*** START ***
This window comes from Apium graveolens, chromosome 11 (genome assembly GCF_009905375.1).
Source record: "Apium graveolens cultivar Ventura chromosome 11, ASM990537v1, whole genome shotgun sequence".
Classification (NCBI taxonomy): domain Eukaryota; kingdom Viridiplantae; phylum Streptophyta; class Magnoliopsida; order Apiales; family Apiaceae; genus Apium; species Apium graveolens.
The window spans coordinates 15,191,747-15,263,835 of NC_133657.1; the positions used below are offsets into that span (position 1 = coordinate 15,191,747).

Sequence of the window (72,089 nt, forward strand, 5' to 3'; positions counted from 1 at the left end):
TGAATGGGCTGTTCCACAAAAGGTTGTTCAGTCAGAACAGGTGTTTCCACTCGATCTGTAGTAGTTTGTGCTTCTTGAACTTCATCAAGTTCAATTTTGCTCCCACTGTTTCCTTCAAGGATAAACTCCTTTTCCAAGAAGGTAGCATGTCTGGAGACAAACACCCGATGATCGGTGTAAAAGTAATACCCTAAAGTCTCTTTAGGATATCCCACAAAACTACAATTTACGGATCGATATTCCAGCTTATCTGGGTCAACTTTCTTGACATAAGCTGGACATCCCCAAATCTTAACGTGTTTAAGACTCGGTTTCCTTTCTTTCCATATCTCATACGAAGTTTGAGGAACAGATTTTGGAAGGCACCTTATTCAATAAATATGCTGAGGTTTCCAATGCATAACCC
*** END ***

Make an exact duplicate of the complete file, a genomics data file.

This window comes from Apium graveolens, chromosome 11 (genome assembly GCF_009905375.1).
Source record: "Apium graveolens cultivar Ventura chromosome 11, ASM990537v1, whole genome shotgun sequence".
Classification (NCBI taxonomy): domain Eukaryota; kingdom Viridiplantae; phylum Streptophyta; class Magnoliopsida; order Apiales; family Apiaceae; genus Apium; species Apium graveolens.
The window spans coordinates 15,191,747-15,263,835 of NC_133657.1; the positions used below are offsets into that span (position 1 = coordinate 15,191,747).

Sequence of the window (72,089 nt, forward strand, 5' to 3'; positions counted from 1 at the left end):
TGAATGGGCTGTTCCACAAAAGGTTGTTCAGTCAGAACAGGTGTTTCCACTCGATCTGTAGTAGTTTGTGCTTCTTGAACTTCATCAAGTTCAATTTTGCTCCCACTGTTTCCTTCAAGGATAAACTCCTTTTCCAAGAAGGTAGCATGTCTGGAGACAAACACCCGATGATCGGTGTAAAAGTAATACCCTAAAGTCTCTTTAGGATATCCCACAAAACTACAATTTACGGATCGATATTCCAGCTTATCTGGGTCAACTTTCTTGACATAAGCTGGACATCCCCAAATCTTAACGTGTTTAAGACTCGGTTTCCTTTCTTTCCATATCTCATACGAAGTTTGAGGAACAGATTTTGGAAGGCACCTTATTCAATAAATATGCTGAGGTTTCCAATGCATAACCC